When volume of anti-Semitism is high, Jewish identification reduced to a whisper
Editor's Desk

When volume of anti-Semitism is high, Jewish identification reduced to a whisper

Gabe Kahn is the editor of The New Jersey Jewish News.

Spray-painted swastikas were discovered Feb. 28 on a pedestrian bridge in the South Mountain Reservation. Photo via Facebook 
Spray-painted swastikas were discovered Feb. 28 on a pedestrian bridge in the South Mountain Reservation. Photo via Facebook 

Last month I struck up a conversation with a woman who had recently moved to the tristate area from Paris with her family. Her son, like mine, is in second grade, which is sufficient common ground for a couple of parents to speak for at least three or four hours. After exchanging stories about the most recent times our respective boys had run headfirst into walls, her face grew serious and she mouthed something to me. I didn’t understand. She leaned closer and whispered, “We’re Jewish.”

I laughed, involuntarily, and told her she didn’t need to worry about that sort of thing around here. “Sometimes I feel like the Jews outnumber the non-Jews,” I joked. In retrospect, my reaction was insensitive and flippant in the face of her concerns — muscle memory, I’m sure, for an individual who chose to move her family to another country so they wouldn’t be subjected to constant harassment because of their religion. But as I wear a kipa every day without thinking twice, hiding my Jewish identity seemed downright silly.

If I saw her again I wonder what I would say to her now that two Orthodox men, one in Crown Heights, the other in Borough Park, were randomly attacked on successive days last week because, it would appear, they were Jewish. I wonder what I would say to her after other incidents in October, such as swastikas and anti-Semitic terms drawn on schools in Westfield and Scotch Plains, hate fliers distributed in Watchung, or swastikas painted on the Suffix County home of supporters of Rep. Josh Gottheimer (D-Dist. 5).

Go back just a little further, Sept. 16, to be exact, and we can tack on the discovery of a potential explosive device found on a headstone at B’nai Abraham Cemetery at the 30th annual Newark Cemetery Visiting Day. While the alleged perpetrator’s motivation for placing the explosive device, and whether it was racially based, remains unclear, Kevin Lynch, Essex County Sheriff’s Department public information officer, told NJJN at the time that it “very possibly” could have been intended to target, or at least scare, the Jewish community.

There were plenty more incidents that preceded my conversation with this worried mom. Had I stopped for a moment to consider the blatant anti-Semitism that has surfaced amid the rise of nationalism in our country, I might have reassured her that it’s still better here than in Paris, without laughing off her concerns.

For the time being, let’s put aside the political controversy that followed the events in Charlottesville last summer. It’s not to give the president a pass on his inflammatory comments, but in some ways that debate caused us to overlook the violence — that hundreds of racists (not to break my own rule, but none of them fine people) felt comfortable leaving their hoods at home and chanting “Jews will not replace us,” and holding signs that read “The Goyim Know” and “The Jewish Media is Going Down.”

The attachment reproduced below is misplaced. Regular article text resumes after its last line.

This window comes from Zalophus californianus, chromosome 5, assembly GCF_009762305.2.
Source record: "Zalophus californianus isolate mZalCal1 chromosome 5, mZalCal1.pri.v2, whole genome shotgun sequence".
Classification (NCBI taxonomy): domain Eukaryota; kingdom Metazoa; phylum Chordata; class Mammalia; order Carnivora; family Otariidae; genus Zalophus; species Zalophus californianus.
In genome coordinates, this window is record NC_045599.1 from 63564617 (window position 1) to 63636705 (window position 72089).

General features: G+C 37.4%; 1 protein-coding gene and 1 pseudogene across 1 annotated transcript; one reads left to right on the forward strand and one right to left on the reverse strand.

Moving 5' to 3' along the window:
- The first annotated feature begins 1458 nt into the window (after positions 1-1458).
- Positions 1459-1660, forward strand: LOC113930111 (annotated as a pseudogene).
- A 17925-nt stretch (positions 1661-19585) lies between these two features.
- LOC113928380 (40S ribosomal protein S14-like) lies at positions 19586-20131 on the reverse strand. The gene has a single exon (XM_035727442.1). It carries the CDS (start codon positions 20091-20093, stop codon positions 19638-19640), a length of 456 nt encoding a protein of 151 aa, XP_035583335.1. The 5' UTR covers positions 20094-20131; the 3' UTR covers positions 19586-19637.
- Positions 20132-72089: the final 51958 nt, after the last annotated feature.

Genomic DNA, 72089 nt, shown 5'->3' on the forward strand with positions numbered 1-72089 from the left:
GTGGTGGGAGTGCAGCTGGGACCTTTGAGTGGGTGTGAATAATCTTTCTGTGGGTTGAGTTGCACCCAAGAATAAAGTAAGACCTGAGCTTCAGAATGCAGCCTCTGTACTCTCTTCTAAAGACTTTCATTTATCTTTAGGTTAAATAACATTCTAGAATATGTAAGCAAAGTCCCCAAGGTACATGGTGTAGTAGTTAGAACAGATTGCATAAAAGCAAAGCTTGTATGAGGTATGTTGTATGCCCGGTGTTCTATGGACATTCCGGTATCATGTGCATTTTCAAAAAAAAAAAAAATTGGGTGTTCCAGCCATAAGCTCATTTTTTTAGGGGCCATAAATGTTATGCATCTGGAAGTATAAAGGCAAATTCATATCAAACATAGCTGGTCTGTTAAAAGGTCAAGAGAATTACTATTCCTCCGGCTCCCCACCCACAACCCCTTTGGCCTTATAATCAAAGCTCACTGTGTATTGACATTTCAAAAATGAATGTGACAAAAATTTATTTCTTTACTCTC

NJJN Deputy Managing Editor Lori Silberman Brauner just returned from a Jewish heritage press tour of Portugal (you’ll read about her adventures in the coming weeks) and said that although the country has not always treated its Jewish residents well, that’s not the case today. As opposed to France, London, and several other European countries, “Jews are not only tolerated but appreciated, and it is not uncommon for a Portuguese resident to stop a Jew wearing a kipa on the street and regale them with recollections of his or her own family’s quirky elements of Jewish observance.” Which is to say that Portugal, which at one point forcefully converted, expelled, burned alive, and massacred our people, now WELCOMES us.

Even though the lives of American Jews have improved exponentially in the last 100 years — besides our numerous academic, scientific, and professional successes, the daughter of a former president is married to a Jew, and the current president’s daughter and son-in-law are Jewish — it’s worth wondering if, perhaps, we’ve peaked, and now we’re more vulnerable.

Everyone knows the numbers. According to the ADL’s annual audit of anti-Semitism, there were 1,986 anti-Semitic incidents across the country in 2017, compared to 1,267 over the previous year. Over the same period, New Jersey’s anti-Semitic incidents increased by 32 percent, from 157 to 208. The ADL’s complete 2018 survey is still some months away, but even without the official numbers, anecdotal evidence suggests that 2017 was not an outlier.

Of course the sky is not falling. We’re not close to Jews having to register with the government, wear yellow stars, or bribe officials to secure safe travel out of the country. Thank God, we don’t have to whisper if we want to identify ourselves to fellow landsmen, and I still wear my kipa wherever I go.

But 25 years ago I wore a kipa as I traveled up and down France, never imagining a day would come when covering my head would mark me as a target, rather than as a proud Jew.

“It Can’t Happen Here,” Sinclair Lewis wrote in his prescient 1935 masterpiece. As opposed to the fictitious populace in Lewis’ novel, let’s not fool ourselves into believing all is well when it so clearly is not.

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